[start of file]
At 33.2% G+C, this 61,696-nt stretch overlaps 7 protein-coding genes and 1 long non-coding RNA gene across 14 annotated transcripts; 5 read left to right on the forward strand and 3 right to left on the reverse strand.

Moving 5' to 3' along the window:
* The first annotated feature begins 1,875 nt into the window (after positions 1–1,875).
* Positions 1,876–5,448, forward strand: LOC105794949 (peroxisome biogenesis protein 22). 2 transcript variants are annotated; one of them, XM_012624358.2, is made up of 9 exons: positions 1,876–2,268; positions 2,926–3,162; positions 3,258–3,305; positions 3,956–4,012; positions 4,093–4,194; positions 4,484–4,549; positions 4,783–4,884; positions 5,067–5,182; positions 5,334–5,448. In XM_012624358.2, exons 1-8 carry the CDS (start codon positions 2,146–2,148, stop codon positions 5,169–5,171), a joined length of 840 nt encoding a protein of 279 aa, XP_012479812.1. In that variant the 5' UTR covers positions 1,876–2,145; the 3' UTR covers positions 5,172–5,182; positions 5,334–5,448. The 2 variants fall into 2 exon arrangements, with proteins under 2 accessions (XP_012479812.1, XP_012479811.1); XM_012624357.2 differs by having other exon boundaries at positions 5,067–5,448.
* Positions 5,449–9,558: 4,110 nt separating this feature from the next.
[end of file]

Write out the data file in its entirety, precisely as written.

At 33.2% G+C, this 61,696-nt stretch overlaps 7 protein-coding genes and 1 long non-coding RNA gene across 14 annotated transcripts; 5 read left to right on the forward strand and 3 right to left on the reverse strand.

Moving 5' to 3' along the window:
* The first annotated feature begins 1,875 nt into the window (after positions 1–1,875).
* Positions 1,876–5,448, forward strand: LOC105794949 (peroxisome biogenesis protein 22). 2 transcript variants are annotated; one of them, XM_012624358.2, is made up of 9 exons: positions 1,876–2,268; positions 2,926–3,162; positions 3,258–3,305; positions 3,956–4,012; positions 4,093–4,194; positions 4,484–4,549; positions 4,783–4,884; positions 5,067–5,182; positions 5,334–5,448. In XM_012624358.2, exons 1-8 carry the CDS (start codon positions 2,146–2,148, stop codon positions 5,169–5,171), a joined length of 840 nt encoding a protein of 279 aa, XP_012479812.1. In that variant the 5' UTR covers positions 1,876–2,145; the 3' UTR covers positions 5,172–5,182; positions 5,334–5,448. The 2 variants fall into 2 exon arrangements, with proteins under 2 accessions (XP_012479812.1, XP_012479811.1); XM_012624357.2 differs by having other exon boundaries at positions 5,067–5,448.
* Positions 5,449–9,558: 4,110 nt separating this feature from the next.